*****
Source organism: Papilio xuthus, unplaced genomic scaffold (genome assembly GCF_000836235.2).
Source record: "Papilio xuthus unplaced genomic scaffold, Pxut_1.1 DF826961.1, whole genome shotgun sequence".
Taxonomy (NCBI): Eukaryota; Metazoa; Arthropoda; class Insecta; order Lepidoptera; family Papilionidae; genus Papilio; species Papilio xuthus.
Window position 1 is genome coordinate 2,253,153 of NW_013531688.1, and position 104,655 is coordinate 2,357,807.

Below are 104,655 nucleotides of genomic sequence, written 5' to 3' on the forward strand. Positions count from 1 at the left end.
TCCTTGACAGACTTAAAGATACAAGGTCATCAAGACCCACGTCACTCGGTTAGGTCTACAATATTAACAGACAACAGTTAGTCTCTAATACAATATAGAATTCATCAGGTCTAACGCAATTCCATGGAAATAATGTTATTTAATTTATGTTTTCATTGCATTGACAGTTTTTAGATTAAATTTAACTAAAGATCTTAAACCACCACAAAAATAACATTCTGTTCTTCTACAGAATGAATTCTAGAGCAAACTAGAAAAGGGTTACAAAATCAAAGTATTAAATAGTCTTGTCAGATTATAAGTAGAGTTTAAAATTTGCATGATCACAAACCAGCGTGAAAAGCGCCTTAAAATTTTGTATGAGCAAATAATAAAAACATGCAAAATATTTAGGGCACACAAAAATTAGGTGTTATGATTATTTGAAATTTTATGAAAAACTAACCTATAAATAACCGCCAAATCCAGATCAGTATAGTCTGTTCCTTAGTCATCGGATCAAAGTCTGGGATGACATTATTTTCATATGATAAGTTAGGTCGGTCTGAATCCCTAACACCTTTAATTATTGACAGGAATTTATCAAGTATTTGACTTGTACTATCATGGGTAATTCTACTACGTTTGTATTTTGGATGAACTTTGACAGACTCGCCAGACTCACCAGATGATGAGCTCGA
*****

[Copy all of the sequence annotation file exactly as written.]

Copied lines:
Source organism: Papilio xuthus, unplaced genomic scaffold (genome assembly GCF_000836235.2).
Source record: "Papilio xuthus unplaced genomic scaffold, Pxut_1.1 DF826961.1, whole genome shotgun sequence".
Taxonomy (NCBI): Eukaryota; Metazoa; Arthropoda; class Insecta; order Lepidoptera; family Papilionidae; genus Papilio; species Papilio xuthus.
Window position 1 is genome coordinate 2,253,153 of NW_013531688.1, and position 104,655 is coordinate 2,357,807.

Below are 104,655 nucleotides of genomic sequence, written 5' to 3' on the forward strand. Positions count from 1 at the left end.
TCCTTGACAGACTTAAAGATACAAGGTCATCAAGACCCACGTCACTCGGTTAGGTCTACAATATTAACAGACAACAGTTAGTCTCTAATACAATATAGAATTCATCAGGTCTAACGCAATTCCATGGAAATAATGTTATTTAATTTATGTTTTCATTGCATTGACAGTTTTTAGATTAAATTTAACTAAAGATCTTAAACCACCACAAAAATAACATTCTGTTCTTCTACAGAATGAATTCTAGAGCAAACTAGAAAAGGGTTACAAAATCAAAGTATTAAATAGTCTTGTCAGATTATAAGTAGAGTTTAAAATTTGCATGATCACAAACCAGCGTGAAAAGCGCCTTAAAATTTTGTATGAGCAAATAATAAAAACATGCAAAATATTTAGGGCACACAAAAATTAGGTGTTATGATTATTTGAAATTTTATGAAAAACTAACCTATAAATAACCGCCAAATCCAGATCAGTATAGTCTGTTCCTTAGTCATCGGATCAAAGTCTGGGATGACATTATTTTCATATGATAAGTTAGGTCGGTCTGAATCCCTAACACCTTTAATTATTGACAGGAATTTATCAAGTATTTGACTTGTACTATCATGGGTAATTCTACTACGTTTGTATTTTGGATGAACTTTGACAGACTCGCCAGACTCACCAGATGATGAGCTCGA